As the number of juvenile females rises, experts are calling for a closer look at juvenile facilities and their poor resource management in addressing the lack of services this population has.
The number of girls in U.S. detention centers has risen by 49 percent, according to a report by the Berkeley Center for Criminal Justice; but systems are ill-equipped to address their needs.
One survey conducted at a Central Texas facility in 2012 revealed the trauma and serious mental health issues that juvenile women typically face, and provided recommendations for statewide reform.
The Texas Criminal Justice Coalition survey looked at the Ron Jackson State Juvenile Correctional Complex in Brownwood and found that 46 percent of surveyed girls reported that the staff, programs, and treatment were unable to help them cope with past trauma. In fact, according to the survey, four percent said their time in the facility did more harm than good.
“Counselors, staff, the legal system – they can’t understand where we’re coming from and what we need," said one Ron Jackson youth in the survey. "They’re always trying to judge us for our trauma.”
The survey recommended that the state, and Texas counties, increase funding and conduct further surveys to support rehabilitation and avoid re-traumatizing youth. One key finding of the survey was that therapeutic programs are the most effective in recovery for the girls.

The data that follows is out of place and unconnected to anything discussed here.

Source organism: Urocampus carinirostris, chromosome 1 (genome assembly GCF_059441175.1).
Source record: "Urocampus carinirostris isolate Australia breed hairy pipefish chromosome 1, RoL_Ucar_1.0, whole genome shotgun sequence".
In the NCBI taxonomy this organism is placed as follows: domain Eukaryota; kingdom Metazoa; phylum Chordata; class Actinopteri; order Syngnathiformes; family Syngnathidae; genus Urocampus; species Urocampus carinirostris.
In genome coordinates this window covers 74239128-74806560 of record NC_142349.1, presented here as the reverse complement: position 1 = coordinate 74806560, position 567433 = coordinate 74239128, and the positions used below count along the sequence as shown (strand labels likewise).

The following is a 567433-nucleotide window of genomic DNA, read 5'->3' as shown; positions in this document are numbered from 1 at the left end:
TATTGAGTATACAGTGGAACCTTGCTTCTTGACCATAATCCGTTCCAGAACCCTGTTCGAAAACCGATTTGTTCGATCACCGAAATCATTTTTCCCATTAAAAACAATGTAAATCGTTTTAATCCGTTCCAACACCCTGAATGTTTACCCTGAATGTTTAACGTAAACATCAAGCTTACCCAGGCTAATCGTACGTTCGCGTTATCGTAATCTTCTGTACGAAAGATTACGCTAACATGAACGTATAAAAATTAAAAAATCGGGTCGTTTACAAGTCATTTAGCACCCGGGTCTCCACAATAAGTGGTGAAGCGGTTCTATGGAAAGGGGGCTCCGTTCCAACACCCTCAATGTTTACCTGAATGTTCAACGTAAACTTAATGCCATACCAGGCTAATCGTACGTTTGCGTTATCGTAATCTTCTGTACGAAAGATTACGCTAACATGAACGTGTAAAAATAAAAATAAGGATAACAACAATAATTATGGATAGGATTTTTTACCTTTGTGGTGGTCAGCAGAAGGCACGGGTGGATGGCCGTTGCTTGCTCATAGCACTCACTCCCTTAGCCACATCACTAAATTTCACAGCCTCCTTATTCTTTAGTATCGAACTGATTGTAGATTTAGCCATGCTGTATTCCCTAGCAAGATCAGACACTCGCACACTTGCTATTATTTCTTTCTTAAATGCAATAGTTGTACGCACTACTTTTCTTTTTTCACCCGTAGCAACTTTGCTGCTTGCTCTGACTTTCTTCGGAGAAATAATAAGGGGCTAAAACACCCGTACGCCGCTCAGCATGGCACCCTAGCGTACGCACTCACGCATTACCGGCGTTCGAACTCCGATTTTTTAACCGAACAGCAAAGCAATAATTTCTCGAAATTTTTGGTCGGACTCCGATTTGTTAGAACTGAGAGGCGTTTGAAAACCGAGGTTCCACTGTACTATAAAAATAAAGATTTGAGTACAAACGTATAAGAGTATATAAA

“I’m close to going home, and I’m almost through the drug program," said one Ron Jackson youth. "Now I’ve realized I need to do this to change my life – I don’t want to live a drug life all my life.”
According to one study, 30 percent of females with a substance use disorder also had a serious mental disorder; and incarcerated juvenile females are more likely to suffer from depression, anxiety, and PTSD.
"While gender disparities also exist within normative samples, the rates of disorder and co-morbidity appear to increase exponentially for girls within juvenile justice settings; leading some to suggest that a gender paradox exists," said the study.
In fact, in addition to high rates of drug and alcohol use, women in the juvenile justice system are 3.5 times more likely to deal with child-birth and 30 percent have been pregnant at least once or more.
One Baylor researcher, Danielle Parrish, recently received $3.1 Million from the National Institutes of Health to test an Intervention Program that would tackle these issues. With all of the data compiled over time regarding the vulnerability and lack of resources for females in the juvenile system, Parrish and other experts believe this is a much-needed effort for this population.
"Historically, juvenile courts primarily dealt with boys under delinquency jurisdiction and girls under status offense jurisdiction," said a study by the U.S. Department of Justice. "This distinction has often led to different processing of female status offenders in courts and in mental health and juvenile justice institutions."